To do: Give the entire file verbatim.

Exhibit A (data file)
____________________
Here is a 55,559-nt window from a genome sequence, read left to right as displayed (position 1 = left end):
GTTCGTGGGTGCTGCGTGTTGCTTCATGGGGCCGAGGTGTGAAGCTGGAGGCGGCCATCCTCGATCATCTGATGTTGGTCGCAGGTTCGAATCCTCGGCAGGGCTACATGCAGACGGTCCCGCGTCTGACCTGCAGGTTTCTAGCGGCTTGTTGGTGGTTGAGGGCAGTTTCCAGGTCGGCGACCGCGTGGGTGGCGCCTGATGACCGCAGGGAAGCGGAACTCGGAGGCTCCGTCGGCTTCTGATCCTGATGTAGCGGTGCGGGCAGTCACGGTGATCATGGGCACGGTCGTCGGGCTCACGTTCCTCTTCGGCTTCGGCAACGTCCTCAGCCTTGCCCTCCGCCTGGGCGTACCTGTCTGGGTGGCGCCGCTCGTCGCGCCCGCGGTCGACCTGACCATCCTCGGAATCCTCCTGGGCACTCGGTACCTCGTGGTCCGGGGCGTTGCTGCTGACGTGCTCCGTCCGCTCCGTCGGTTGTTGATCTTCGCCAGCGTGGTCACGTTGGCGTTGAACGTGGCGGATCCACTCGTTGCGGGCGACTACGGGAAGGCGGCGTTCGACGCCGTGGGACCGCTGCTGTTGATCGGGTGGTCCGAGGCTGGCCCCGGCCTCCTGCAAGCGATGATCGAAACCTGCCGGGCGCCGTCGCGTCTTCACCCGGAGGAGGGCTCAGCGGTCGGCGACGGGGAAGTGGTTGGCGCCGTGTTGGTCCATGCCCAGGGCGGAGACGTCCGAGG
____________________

Here is a 55,559-nt window from a genome sequence, read left to right as displayed (position 1 = left end):
GTTCGTGGGTGCTGCGTGTTGCTTCATGGGGCCGAGGTGTGAAGCTGGAGGCGGCCATCCTCGATCATCTGATGTTGGTCGCAGGTTCGAATCCTCGGCAGGGCTACATGCAGACGGTCCCGCGTCTGACCTGCAGGTTTCTAGCGGCTTGTTGGTGGTTGAGGGCAGTTTCCAGGTCGGCGACCGCGTGGGTGGCGCCTGATGACCGCAGGGAAGCGGAACTCGGAGGCTCCGTCGGCTTCTGATCCTGATGTAGCGGTGCGGGCAGTCACGGTGATCATGGGCACGGTCGTCGGGCTCACGTTCCTCTTCGGCTTCGGCAACGTCCTCAGCCTTGCCCTCCGCCTGGGCGTACCTGTCTGGGTGGCGCCGCTCGTCGCGCCCGCGGTCGACCTGACCATCCTCGGAATCCTCCTGGGCACTCGGTACCTCGTGGTCCGGGGCGTTGCTGCTGACGTGCTCCGTCCGCTCCGTCGGTTGTTGATCTTCGCCAGCGTGGTCACGTTGGCGTTGAACGTGGCGGATCCACTCGTTGCGGGCGACTACGGGAAGGCGGCGTTCGACGCCGTGGGACCGCTGCTGTTGATCGGGTGGTCCGAGGCTGGCCCCGGCCTCCTGCAAGCGATGATCGAAACCTGCCGGGCGCCGTCGCGTCTTCACCCGGAGGAGGGCTCAGCGGTCGGCGACGGGGAAGTGGTTGGCGCCGTGTTGGTCCATGCCCAGGGCGGAGACGTCCGAGG